I admit it: when I ran across this article in Salon, I giggled a little at the title: “Most Contemporary Literary Fiction Is Terrible”. In it, J. Robert Lennon refutes a column by another writer who suggests that young literary fiction writers should be reading the stories that are getting published in their genre, and familiarizing themselves with the best anthologies of short fiction, the literary magazines, and so on.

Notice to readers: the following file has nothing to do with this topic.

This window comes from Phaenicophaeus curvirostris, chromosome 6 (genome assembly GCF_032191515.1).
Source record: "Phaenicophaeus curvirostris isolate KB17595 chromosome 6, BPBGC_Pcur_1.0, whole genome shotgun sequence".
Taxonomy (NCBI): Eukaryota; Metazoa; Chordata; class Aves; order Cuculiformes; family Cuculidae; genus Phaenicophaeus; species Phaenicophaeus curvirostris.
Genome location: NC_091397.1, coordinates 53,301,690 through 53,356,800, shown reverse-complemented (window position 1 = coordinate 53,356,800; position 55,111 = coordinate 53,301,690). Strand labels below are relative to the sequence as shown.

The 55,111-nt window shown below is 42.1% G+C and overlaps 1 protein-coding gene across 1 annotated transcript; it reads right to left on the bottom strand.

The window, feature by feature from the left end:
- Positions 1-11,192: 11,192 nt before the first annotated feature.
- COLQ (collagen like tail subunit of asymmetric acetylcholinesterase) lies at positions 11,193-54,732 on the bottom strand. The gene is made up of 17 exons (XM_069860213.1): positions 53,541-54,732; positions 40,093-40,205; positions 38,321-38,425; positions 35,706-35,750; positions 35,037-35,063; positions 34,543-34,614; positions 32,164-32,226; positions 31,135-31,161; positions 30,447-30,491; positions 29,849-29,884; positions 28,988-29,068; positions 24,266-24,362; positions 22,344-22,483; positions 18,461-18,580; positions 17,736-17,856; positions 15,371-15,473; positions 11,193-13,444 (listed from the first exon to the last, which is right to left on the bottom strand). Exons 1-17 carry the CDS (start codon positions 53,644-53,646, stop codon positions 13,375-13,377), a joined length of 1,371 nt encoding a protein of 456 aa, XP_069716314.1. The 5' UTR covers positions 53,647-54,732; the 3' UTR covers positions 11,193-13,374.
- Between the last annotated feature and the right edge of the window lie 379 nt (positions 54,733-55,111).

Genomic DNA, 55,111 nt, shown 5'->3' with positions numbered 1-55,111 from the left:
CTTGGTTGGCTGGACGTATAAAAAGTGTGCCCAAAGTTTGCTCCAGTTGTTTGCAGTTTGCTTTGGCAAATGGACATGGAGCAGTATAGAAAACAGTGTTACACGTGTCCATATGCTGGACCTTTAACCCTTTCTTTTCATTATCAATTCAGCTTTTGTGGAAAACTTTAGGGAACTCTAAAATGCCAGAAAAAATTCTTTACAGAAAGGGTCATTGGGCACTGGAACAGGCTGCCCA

I giggled because I am a reformed literary fiction writer, a proud graduate of a master’s program in fiction writing where literary fiction was touted as the only really, truly decent fiction to be writing. When I was in grad school, I read a bunch of these publications on a fairly regular basis – sometimes for class, sometimes on my own. And for the life of me, I couldn’t figure out how some of the stories had gotten published. Maybe the writing was pretty good, but the ending didn’t make sense – things would sort of wind down in a burst of lyricism without resolving any part of the plot. Or, more often than not, the writing wasn’t any better than the stuff we were turning out in class – yet these writers had gotten published while we were collecting rejection slips. Continue reading “If You’re Going to Steal…”